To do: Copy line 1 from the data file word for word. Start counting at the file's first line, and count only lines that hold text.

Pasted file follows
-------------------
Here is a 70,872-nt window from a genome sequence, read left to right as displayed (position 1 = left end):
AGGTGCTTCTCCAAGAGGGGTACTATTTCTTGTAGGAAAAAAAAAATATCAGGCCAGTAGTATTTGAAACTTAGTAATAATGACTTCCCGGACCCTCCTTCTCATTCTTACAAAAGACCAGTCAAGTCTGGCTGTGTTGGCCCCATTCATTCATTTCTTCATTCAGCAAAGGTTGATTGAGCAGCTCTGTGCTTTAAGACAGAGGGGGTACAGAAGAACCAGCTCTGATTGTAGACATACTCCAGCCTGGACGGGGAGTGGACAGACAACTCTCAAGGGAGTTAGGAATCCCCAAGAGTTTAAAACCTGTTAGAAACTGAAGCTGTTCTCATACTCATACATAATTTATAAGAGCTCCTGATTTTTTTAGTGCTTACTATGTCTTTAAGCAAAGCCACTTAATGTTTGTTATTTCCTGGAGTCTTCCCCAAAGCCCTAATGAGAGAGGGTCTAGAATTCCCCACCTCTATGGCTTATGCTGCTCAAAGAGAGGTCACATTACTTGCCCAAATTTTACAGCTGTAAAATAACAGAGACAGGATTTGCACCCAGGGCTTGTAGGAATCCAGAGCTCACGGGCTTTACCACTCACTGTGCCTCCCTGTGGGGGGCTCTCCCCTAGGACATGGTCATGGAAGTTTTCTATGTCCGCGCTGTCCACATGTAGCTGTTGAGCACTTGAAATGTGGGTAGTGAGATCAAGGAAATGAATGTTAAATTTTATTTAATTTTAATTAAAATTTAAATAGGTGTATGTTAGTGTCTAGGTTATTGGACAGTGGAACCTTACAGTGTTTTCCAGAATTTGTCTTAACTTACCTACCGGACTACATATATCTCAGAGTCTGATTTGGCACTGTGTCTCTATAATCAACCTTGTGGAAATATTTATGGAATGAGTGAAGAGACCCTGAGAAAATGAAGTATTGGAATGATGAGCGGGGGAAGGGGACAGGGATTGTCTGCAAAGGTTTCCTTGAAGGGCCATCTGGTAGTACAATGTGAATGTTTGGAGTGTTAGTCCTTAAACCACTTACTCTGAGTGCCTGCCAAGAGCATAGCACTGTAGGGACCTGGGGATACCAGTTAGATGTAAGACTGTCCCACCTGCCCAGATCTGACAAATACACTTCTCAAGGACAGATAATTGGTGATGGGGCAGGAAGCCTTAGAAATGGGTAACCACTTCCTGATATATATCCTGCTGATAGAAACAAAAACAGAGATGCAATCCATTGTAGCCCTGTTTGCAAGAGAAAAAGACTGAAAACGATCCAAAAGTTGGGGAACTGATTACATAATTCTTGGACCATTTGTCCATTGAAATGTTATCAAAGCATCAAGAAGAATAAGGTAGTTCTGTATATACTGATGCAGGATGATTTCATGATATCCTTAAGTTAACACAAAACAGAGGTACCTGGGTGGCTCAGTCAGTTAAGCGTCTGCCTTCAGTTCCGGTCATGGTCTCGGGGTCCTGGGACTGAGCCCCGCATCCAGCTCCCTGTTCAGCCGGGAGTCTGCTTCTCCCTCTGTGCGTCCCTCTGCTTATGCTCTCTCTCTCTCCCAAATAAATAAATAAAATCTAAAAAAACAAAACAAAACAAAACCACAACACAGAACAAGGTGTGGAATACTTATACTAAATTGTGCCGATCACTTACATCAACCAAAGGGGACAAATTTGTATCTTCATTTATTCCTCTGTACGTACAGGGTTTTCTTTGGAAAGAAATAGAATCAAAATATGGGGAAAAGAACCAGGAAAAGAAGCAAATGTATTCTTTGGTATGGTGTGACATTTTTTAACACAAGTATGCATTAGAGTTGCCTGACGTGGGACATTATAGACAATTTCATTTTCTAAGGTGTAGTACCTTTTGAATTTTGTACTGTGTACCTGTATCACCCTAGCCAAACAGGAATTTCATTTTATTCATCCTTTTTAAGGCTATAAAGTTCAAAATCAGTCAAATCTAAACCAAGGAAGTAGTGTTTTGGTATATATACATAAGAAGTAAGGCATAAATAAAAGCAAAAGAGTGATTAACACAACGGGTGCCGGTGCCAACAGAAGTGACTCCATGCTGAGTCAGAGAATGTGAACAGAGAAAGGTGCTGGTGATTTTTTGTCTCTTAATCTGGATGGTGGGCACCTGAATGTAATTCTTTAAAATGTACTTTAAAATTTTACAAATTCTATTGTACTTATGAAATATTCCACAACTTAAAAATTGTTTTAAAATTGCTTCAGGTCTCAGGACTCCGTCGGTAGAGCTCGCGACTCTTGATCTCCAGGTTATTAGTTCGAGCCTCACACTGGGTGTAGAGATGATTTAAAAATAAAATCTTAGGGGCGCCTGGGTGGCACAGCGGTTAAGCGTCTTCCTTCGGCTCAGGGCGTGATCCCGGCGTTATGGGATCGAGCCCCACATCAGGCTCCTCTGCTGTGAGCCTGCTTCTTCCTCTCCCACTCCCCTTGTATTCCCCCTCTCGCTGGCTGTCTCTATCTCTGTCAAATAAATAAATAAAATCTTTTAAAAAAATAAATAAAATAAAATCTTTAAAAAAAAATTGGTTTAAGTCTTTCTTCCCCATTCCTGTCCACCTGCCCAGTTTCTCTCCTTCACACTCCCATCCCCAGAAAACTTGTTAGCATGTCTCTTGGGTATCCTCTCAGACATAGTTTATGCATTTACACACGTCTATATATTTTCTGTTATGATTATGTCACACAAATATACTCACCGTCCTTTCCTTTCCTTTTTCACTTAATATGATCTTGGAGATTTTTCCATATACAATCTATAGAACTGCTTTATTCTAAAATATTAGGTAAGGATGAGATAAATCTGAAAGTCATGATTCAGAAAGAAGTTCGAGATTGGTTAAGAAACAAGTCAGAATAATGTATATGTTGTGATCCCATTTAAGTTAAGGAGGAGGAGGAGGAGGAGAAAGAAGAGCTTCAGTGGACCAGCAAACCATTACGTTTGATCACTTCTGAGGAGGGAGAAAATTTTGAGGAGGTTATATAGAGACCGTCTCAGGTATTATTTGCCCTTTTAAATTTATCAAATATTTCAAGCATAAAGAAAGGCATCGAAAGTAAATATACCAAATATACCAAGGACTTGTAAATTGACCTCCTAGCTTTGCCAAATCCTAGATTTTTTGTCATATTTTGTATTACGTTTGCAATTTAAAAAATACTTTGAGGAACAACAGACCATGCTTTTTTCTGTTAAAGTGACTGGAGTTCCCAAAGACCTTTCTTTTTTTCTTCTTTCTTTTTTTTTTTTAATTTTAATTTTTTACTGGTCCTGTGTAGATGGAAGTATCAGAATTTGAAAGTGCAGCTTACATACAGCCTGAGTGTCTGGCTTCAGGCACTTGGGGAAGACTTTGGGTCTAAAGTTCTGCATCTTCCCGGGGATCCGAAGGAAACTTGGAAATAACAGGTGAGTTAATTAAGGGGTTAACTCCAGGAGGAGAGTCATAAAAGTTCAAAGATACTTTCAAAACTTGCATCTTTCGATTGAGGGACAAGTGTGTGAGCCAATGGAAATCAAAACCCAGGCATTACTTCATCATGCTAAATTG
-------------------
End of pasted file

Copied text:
Here is a 70,872-nt window from a genome sequence, read left to right as displayed (position 1 = left end):